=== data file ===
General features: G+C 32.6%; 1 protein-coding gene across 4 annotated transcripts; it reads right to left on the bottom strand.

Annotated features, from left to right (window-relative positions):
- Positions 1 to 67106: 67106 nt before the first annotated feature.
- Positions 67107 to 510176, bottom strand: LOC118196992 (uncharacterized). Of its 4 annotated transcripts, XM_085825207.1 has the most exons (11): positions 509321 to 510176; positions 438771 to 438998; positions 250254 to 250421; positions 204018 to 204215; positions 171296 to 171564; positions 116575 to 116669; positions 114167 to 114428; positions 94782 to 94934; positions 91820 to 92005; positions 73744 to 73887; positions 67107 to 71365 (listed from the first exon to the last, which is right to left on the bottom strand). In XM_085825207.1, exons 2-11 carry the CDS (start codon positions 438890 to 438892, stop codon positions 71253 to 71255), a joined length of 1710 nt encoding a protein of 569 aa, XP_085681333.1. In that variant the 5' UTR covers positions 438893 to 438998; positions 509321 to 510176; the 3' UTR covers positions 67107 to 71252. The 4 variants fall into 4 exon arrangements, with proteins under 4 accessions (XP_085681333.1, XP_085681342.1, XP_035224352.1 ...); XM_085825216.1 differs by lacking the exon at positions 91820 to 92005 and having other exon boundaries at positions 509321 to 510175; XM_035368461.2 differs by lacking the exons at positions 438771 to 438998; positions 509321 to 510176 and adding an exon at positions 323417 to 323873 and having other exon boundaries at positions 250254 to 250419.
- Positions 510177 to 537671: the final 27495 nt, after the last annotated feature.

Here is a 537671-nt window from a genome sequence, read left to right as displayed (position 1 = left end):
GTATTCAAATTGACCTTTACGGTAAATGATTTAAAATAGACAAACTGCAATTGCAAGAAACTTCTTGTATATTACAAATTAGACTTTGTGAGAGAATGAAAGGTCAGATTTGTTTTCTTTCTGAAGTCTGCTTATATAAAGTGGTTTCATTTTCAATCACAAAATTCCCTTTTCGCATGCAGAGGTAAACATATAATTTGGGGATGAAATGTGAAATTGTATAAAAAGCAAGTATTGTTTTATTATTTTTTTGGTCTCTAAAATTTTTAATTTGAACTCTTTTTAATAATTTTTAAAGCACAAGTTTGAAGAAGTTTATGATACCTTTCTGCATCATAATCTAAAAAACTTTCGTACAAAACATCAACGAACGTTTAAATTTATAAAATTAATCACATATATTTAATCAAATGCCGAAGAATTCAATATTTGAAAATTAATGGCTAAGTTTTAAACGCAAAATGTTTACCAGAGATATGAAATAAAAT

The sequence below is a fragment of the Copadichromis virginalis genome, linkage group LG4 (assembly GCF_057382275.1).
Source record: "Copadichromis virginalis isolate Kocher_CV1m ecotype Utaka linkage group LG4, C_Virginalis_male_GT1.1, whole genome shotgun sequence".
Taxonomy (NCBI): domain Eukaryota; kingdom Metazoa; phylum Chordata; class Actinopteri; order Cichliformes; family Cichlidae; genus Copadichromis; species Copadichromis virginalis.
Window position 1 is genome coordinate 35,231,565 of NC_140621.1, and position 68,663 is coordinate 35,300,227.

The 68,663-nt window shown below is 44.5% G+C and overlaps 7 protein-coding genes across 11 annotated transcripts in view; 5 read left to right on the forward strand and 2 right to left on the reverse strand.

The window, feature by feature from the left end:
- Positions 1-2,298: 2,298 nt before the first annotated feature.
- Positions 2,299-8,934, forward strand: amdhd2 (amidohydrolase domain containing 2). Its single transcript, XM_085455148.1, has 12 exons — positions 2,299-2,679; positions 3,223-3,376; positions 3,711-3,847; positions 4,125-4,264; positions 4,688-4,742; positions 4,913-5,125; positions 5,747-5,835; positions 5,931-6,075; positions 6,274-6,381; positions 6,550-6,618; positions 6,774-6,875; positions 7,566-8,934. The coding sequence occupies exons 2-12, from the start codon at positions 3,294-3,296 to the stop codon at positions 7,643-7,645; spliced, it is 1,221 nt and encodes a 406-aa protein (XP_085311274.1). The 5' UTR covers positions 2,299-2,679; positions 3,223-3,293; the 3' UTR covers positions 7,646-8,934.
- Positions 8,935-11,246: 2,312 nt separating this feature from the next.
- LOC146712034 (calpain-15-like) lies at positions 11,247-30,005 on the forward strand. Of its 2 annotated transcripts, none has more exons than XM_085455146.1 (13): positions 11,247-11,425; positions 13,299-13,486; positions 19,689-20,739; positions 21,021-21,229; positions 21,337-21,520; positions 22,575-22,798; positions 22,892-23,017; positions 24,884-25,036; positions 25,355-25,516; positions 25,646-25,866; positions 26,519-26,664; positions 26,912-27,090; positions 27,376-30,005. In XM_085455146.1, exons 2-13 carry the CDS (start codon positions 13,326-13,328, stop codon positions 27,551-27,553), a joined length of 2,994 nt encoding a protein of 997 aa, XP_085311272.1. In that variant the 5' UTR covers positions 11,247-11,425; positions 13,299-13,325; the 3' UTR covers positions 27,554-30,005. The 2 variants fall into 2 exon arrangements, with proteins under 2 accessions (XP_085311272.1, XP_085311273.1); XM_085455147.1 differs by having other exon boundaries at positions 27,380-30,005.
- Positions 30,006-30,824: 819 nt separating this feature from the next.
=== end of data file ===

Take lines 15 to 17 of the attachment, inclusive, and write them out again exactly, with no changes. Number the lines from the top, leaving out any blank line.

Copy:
- Positions 2,299-8,934, forward strand: amdhd2 (amidohydrolase domain containing 2). Its single transcript, XM_085455148.1, has 12 exons — positions 2,299-2,679; positions 3,223-3,376; positions 3,711-3,847; positions 4,125-4,264; positions 4,688-4,742; positions 4,913-5,125; positions 5,747-5,835; positions 5,931-6,075; positions 6,274-6,381; positions 6,550-6,618; positions 6,774-6,875; positions 7,566-8,934. The coding sequence occupies exons 2-12, from the start codon at positions 3,294-3,296 to the stop codon at positions 7,643-7,645; spliced, it is 1,221 nt and encodes a 406-aa protein (XP_085311274.1). The 5' UTR covers positions 2,299-2,679; positions 3,223-3,293; the 3' UTR covers positions 7,646-8,934.
- Positions 8,935-11,246: 2,312 nt separating this feature from the next.
- LOC146712034 (calpain-15-like) lies at positions 11,247-30,005 on the forward strand. Of its 2 annotated transcripts, none has more exons than XM_085455146.1 (13): positions 11,247-11,425; positions 13,299-13,486; positions 19,689-20,739; positions 21,021-21,229; positions 21,337-21,520; positions 22,575-22,798; positions 22,892-23,017; positions 24,884-25,036; positions 25,355-25,516; positions 25,646-25,866; positions 26,519-26,664; positions 26,912-27,090; positions 27,376-30,005. In XM_085455146.1, exons 2-13 carry the CDS (start codon positions 13,326-13,328, stop codon positions 27,551-27,553), a joined length of 2,994 nt encoding a protein of 997 aa, XP_085311272.1. In that variant the 5' UTR covers positions 11,247-11,425; positions 13,299-13,325; the 3' UTR covers positions 27,554-30,005. The 2 variants fall into 2 exon arrangements, with proteins under 2 accessions (XP_085311272.1, XP_085311273.1); XM_085455147.1 differs by having other exon boundaries at positions 27,380-30,005.